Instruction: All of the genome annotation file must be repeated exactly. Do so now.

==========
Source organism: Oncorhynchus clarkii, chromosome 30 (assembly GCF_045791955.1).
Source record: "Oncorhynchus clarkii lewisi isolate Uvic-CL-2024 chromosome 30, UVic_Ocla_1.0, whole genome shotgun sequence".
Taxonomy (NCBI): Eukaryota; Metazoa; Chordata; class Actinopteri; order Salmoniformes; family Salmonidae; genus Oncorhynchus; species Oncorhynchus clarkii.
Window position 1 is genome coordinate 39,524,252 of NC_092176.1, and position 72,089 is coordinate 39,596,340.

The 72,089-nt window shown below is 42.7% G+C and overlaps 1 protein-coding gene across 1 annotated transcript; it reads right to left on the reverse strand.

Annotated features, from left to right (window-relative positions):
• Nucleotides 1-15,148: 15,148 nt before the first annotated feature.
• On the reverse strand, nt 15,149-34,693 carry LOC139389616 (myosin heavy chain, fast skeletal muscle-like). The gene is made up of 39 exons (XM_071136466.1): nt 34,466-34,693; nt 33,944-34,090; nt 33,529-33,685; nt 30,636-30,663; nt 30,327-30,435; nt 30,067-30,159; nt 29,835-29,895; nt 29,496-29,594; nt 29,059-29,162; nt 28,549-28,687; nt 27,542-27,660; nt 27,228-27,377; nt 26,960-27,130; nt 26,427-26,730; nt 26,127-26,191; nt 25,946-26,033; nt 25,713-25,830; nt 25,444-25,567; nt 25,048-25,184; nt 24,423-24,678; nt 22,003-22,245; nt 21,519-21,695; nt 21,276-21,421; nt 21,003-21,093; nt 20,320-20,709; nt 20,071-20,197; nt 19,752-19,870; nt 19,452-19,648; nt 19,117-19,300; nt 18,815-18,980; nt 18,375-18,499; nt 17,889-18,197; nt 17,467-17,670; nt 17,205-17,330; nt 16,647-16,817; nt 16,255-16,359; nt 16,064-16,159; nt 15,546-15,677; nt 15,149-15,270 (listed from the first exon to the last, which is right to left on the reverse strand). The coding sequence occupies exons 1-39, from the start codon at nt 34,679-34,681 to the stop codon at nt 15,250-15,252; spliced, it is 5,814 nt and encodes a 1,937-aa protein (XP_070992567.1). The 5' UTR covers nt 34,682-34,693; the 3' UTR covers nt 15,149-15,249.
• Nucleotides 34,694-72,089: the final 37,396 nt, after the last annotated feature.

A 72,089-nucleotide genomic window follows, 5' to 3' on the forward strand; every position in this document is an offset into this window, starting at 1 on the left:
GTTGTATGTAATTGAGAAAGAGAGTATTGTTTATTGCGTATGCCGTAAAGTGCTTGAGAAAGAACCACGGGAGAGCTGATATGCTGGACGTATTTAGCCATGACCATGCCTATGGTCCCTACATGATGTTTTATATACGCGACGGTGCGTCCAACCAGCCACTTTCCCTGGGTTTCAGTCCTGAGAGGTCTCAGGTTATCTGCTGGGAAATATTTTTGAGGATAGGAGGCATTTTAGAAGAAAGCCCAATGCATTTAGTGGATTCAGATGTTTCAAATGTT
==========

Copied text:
Source organism: Oncorhynchus clarkii, chromosome 30 (assembly GCF_045791955.1).
Source record: "Oncorhynchus clarkii lewisi isolate Uvic-CL-2024 chromosome 30, UVic_Ocla_1.0, whole genome shotgun sequence".
Taxonomy (NCBI): Eukaryota; Metazoa; Chordata; class Actinopteri; order Salmoniformes; family Salmonidae; genus Oncorhynchus; species Oncorhynchus clarkii.
Window position 1 is genome coordinate 39,524,252 of NC_092176.1, and position 72,089 is coordinate 39,596,340.

The 72,089-nt window shown below is 42.7% G+C and overlaps 1 protein-coding gene across 1 annotated transcript; it reads right to left on the reverse strand.

Annotated features, from left to right (window-relative positions):
• Nucleotides 1-15,148: 15,148 nt before the first annotated feature.
• On the reverse strand, nt 15,149-34,693 carry LOC139389616 (myosin heavy chain, fast skeletal muscle-like). The gene is made up of 39 exons (XM_071136466.1): nt 34,466-34,693; nt 33,944-34,090; nt 33,529-33,685; nt 30,636-30,663; nt 30,327-30,435; nt 30,067-30,159; nt 29,835-29,895; nt 29,496-29,594; nt 29,059-29,162; nt 28,549-28,687; nt 27,542-27,660; nt 27,228-27,377; nt 26,960-27,130; nt 26,427-26,730; nt 26,127-26,191; nt 25,946-26,033; nt 25,713-25,830; nt 25,444-25,567; nt 25,048-25,184; nt 24,423-24,678; nt 22,003-22,245; nt 21,519-21,695; nt 21,276-21,421; nt 21,003-21,093; nt 20,320-20,709; nt 20,071-20,197; nt 19,752-19,870; nt 19,452-19,648; nt 19,117-19,300; nt 18,815-18,980; nt 18,375-18,499; nt 17,889-18,197; nt 17,467-17,670; nt 17,205-17,330; nt 16,647-16,817; nt 16,255-16,359; nt 16,064-16,159; nt 15,546-15,677; nt 15,149-15,270 (listed from the first exon to the last, which is right to left on the reverse strand). The coding sequence occupies exons 1-39, from the start codon at nt 34,679-34,681 to the stop codon at nt 15,250-15,252; spliced, it is 5,814 nt and encodes a 1,937-aa protein (XP_070992567.1). The 5' UTR covers nt 34,682-34,693; the 3' UTR covers nt 15,149-15,249.
• Nucleotides 34,694-72,089: the final 37,396 nt, after the last annotated feature.

A 72,089-nucleotide genomic window follows, 5' to 3' on the forward strand; every position in this document is an offset into this window, starting at 1 on the left:
GTTGTATGTAATTGAGAAAGAGAGTATTGTTTATTGCGTATGCCGTAAAGTGCTTGAGAAAGAACCACGGGAGAGCTGATATGCTGGACGTATTTAGCCATGACCATGCCTATGGTCCCTACATGATGTTTTATATACGCGACGGTGCGTCCAACCAGCCACTTTCCCTGGGTTTCAGTCCTGAGAGGTCTCAGGTTATCTGCTGGGAAATATTTTTGAGGATAGGAGGCATTTTAGAAGAAAGCCCAATGCATTTAGTGGATTCAGATGTTTCAAATGTT